Doctor insights on:
Foot Drop Recovery
In foot drop recovery, it is normal for it to not be totally linear, ie. Some improvement, back track, more improvement...?
Foot drop: Foot drop can be temporary it can be permanent and it could be somewhere in between the two. Severity of the condition can depend on what causes the footdrop. If there is a lesion on the spine may be permanent. If there is a genetic condition depending upon how severe it could be permanent. If it comes from an injury such as compartment syndrome then it could be temporary. Physical therapy could help check with your neurologist or podiatrist.See 1 more doctor answer
Have foot drop that seems to be getting better but lifting my foot takes a lot of concentration, is that the normal way recovery from this goes?
Variable: The cause of the foot drop often dictates the length of recovery. Injury to nerve roots during back surgery probably takes longer than pressure on the perineal nerve (which serves the muscle that brings the foot upwards) with a tight dressing. Continued physical therapy will help with your recovery.See 1 more doctor answer
I have foot drop (not ms), it seems to get better, then worse, then better, is that the normal recovery? (b 12 deficiency/neuropathy)
Unpredictable: Neuropathy presenting itself like that tends to go either way -- good days that seem to be improving and then a slump. Finding the cause of the dropfoot is important - is it nerve compression, nerve damage, etc. It is unpredictable and difficult to treat. Protecting yourself for if the foot fails (drops) with some form of afo may be needed. Something to consider.See 2 more doctor answers
Pernicious anemia & foot drop:am taking sublingual methylcobalamin, it's improving a bit (have some mobility), how long will recovery take?
Neuropathy: Sounds like you may be suffering from a peripheral neuropathy caused by B12 deficiency. This tends to effect the longest nerves therefore the end of legs and arms. If it causes problems with the wires (axons) it can take 6-24 months to recovery if it can recover at all. May be some residual weakness even after maximal improvement.See 1 more doctor answer
Have metabolic induced foot drop (b12 deficiency, from a partial gastrectomy), ideas about recovery time? (b12 is helping, also w sleep & appetite.)
Peripheral Neuropath: You likely have peripheral neuropathy caused by B12 deficiency. This causes death to the axon fibers of the nerve and this can be a long recovery process. It can take up to 24 months for recovery but unfortunately it may not fully recover depending on the extent of initial nerve damage.See 1 more doctor answer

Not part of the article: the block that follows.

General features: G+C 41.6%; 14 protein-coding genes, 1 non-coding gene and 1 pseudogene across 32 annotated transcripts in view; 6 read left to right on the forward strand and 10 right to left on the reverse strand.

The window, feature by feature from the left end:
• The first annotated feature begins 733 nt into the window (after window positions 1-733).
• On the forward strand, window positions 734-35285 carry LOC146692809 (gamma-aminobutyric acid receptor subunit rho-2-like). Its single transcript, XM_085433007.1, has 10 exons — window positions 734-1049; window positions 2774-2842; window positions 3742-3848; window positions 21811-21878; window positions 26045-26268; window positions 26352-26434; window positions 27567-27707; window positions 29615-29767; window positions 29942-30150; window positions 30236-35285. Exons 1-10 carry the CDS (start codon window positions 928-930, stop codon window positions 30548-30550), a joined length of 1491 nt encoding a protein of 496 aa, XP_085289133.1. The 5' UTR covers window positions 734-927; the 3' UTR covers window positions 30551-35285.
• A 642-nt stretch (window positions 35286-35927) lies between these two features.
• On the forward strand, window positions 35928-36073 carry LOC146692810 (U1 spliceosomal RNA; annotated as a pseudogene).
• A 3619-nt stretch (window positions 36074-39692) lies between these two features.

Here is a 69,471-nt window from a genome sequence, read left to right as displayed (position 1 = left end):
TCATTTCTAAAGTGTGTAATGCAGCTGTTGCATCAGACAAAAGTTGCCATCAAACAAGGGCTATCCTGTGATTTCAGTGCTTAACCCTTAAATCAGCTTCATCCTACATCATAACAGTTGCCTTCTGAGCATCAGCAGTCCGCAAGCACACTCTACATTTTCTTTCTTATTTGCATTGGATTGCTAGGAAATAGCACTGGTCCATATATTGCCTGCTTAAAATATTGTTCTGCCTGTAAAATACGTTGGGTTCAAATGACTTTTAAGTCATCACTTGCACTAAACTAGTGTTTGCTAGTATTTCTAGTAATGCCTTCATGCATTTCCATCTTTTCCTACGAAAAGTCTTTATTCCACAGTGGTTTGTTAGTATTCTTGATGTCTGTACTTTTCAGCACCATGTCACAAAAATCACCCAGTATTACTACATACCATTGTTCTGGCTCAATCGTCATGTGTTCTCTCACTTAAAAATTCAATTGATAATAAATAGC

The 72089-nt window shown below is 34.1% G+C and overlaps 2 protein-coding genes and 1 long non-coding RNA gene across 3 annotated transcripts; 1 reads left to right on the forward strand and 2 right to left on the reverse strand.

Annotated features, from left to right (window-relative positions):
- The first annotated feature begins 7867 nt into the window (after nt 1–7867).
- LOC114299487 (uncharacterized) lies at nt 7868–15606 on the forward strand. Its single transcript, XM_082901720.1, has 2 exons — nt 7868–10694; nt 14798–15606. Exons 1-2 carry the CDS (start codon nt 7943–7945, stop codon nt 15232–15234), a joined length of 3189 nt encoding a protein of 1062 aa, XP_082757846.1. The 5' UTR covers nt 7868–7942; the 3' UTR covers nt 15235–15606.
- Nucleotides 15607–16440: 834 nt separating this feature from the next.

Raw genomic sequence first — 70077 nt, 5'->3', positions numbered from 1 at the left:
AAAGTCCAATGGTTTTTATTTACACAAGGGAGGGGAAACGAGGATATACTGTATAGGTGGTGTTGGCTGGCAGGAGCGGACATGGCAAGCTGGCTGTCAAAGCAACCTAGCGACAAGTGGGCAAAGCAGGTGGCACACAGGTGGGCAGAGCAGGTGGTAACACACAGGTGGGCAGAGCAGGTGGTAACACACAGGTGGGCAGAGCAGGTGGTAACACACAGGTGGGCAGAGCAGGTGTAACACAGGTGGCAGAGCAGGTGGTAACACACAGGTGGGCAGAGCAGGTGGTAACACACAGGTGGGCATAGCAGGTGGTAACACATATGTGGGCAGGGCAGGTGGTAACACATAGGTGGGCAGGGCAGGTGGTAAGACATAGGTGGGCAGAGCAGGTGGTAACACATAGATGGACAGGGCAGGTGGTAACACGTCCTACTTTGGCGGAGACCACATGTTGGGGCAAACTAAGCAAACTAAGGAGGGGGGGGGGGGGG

I have foot drop (pernicious anemia) and after a lot of b12& pt, mobility is getting better but it's still numb, is that normally how recovery goes?
Foot drop: Foot drop from nutritional deficit can be caused from an effect on the nerves from your back, the sciatic nerve from your buttock, or the peroneal nerve from the side of your knee. Recovery from nutritional replacement is predicated on extend of original injury i.e. Insulation on nerves or nerves themselves sounds like you are recovering as expected.See 1 more doctor answer
Drop foot is caused by the malfunction of the anterior group muscles in the lower leg.: Hello, Drop foot is caused by the malfunction of the anterior group muscles in the lower leg. This can be due to but not limited to damage/weakness to the Common Fibular nerve and its branches, damage to the Sciatic nerve (higher up along the nerve chain). There can also be metabolic and genetic causes to it. One notes a characteristic gait pattern with this disorder.See 1 more doctor answer
It can be.: Treatment depends on the underlying cause. Surgical intervention may be of benefit in cases of spinal disc herniation. In case of trauma, others may need repair or grafting of the nerve. For some the walkaide system, which is a functional electrical stimulation device, can be helpful. Others may benefit with a drop foot brace. Get evaluated and get the proper referrals.See 1 more doctor answer
Initial steps: Would consider MRI of lumbar spines to R/O disc compression of L-5 nerve root, EMG to distinguish compression of sciatic or peroneal nerves, and based upon results perhaps series of blood studies looking for causation. However, involvement of spinal cord or brain, for example Multiple Sclerosis, could also present this way, and MRI imaging would guide the way.
Foot drop help: There are wonderful carbon fiber shoe inserts that have a single strut that winds around up to your calf and really help pick your toes up. If you have charcot marie tooth, then this brace may be something you will need in increasing frequency in the future. Surgical tendon transfers to hold the foot up generally work well once healed.See 2 more doctor answers
Multiple: Multiple causes. More commonly, peripheral neuropathy (polyneuropathy), prolonged bedrest, severe lumbar radiculopathy (large lumbar disc), lower leg trauma, compartment syndrome to lower leg. Numerous other causes and associations (diabetes, alcoholism, knee injuries), lumbar stenosis. Stroke usually can cause a similar problem, but usually not foot drop, rather equinus tone resembling FD.